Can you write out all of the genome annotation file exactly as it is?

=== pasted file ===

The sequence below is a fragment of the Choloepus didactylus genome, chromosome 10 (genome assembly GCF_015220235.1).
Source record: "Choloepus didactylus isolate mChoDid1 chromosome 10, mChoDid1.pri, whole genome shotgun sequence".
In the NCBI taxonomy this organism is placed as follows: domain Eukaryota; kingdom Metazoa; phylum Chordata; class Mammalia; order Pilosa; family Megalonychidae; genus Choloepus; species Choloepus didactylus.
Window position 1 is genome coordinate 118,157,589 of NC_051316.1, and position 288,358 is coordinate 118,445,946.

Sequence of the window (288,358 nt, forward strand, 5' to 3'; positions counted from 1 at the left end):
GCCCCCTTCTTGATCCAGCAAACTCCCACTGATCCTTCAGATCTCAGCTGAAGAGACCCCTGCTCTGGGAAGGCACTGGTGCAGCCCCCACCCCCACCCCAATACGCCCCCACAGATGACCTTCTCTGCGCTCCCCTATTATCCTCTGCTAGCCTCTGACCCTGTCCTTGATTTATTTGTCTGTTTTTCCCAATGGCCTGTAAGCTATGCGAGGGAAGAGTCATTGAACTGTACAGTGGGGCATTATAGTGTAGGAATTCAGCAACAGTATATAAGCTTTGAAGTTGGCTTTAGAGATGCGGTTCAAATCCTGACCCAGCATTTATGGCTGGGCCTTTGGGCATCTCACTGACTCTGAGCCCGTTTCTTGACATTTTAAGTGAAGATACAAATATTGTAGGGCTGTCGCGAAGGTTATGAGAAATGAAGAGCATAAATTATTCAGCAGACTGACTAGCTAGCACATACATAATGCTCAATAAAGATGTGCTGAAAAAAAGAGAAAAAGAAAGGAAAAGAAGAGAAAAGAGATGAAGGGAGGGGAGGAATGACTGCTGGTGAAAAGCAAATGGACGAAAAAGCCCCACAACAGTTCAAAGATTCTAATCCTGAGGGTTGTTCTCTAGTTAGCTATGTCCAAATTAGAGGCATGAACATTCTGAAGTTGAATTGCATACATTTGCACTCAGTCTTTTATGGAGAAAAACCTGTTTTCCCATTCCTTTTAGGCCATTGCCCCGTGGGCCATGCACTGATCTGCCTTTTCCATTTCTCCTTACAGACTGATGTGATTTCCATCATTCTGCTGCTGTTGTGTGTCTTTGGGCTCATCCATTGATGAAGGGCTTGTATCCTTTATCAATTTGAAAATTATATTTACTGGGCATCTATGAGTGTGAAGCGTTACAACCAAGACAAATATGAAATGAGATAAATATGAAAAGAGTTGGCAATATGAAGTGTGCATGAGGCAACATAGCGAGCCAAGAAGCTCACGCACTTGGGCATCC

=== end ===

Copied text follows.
The sequence below is a fragment of the Choloepus didactylus genome, chromosome 10 (genome assembly GCF_015220235.1).
Source record: "Choloepus didactylus isolate mChoDid1 chromosome 10, mChoDid1.pri, whole genome shotgun sequence".
In the NCBI taxonomy this organism is placed as follows: domain Eukaryota; kingdom Metazoa; phylum Chordata; class Mammalia; order Pilosa; family Megalonychidae; genus Choloepus; species Choloepus didactylus.
Window position 1 is genome coordinate 118,157,589 of NC_051316.1, and position 288,358 is coordinate 118,445,946.

Sequence of the window (288,358 nt, forward strand, 5' to 3'; positions counted from 1 at the left end):
GCCCCCTTCTTGATCCAGCAAACTCCCACTGATCCTTCAGATCTCAGCTGAAGAGACCCCTGCTCTGGGAAGGCACTGGTGCAGCCCCCACCCCCACCCCAATACGCCCCCACAGATGACCTTCTCTGCGCTCCCCTATTATCCTCTGCTAGCCTCTGACCCTGTCCTTGATTTATTTGTCTGTTTTTCCCAATGGCCTGTAAGCTATGCGAGGGAAGAGTCATTGAACTGTACAGTGGGGCATTATAGTGTAGGAATTCAGCAACAGTATATAAGCTTTGAAGTTGGCTTTAGAGATGCGGTTCAAATCCTGACCCAGCATTTATGGCTGGGCCTTTGGGCATCTCACTGACTCTGAGCCCGTTTCTTGACATTTTAAGTGAAGATACAAATATTGTAGGGCTGTCGCGAAGGTTATGAGAAATGAAGAGCATAAATTATTCAGCAGACTGACTAGCTAGCACATACATAATGCTCAATAAAGATGTGCTGAAAAAAAGAGAAAAAGAAAGGAAAAGAAGAGAAAAGAGATGAAGGGAGGGGAGGAATGACTGCTGGTGAAAAGCAAATGGACGAAAAAGCCCCACAACAGTTCAAAGATTCTAATCCTGAGGGTTGTTCTCTAGTTAGCTATGTCCAAATTAGAGGCATGAACATTCTGAAGTTGAATTGCATACATTTGCACTCAGTCTTTTATGGAGAAAAACCTGTTTTCCCATTCCTTTTAGGCCATTGCCCCGTGGGCCATGCACTGATCTGCCTTTTCCATTTCTCCTTACAGACTGATGTGATTTCCATCATTCTGCTGCTGTTGTGTGTCTTTGGGCTCATCCATTGATGAAGGGCTTGTATCCTTTATCAATTTGAAAATTATATTTACTGGGCATCTATGAGTGTGAAGCGTTACAACCAAGACAAATATGAAATGAGATAAATATGAAAAGAGTTGGCAATATGAAGTGTGCATGAGGCAACATAGCGAGCCAAGAAGCTCACGCACTTGGGCATCC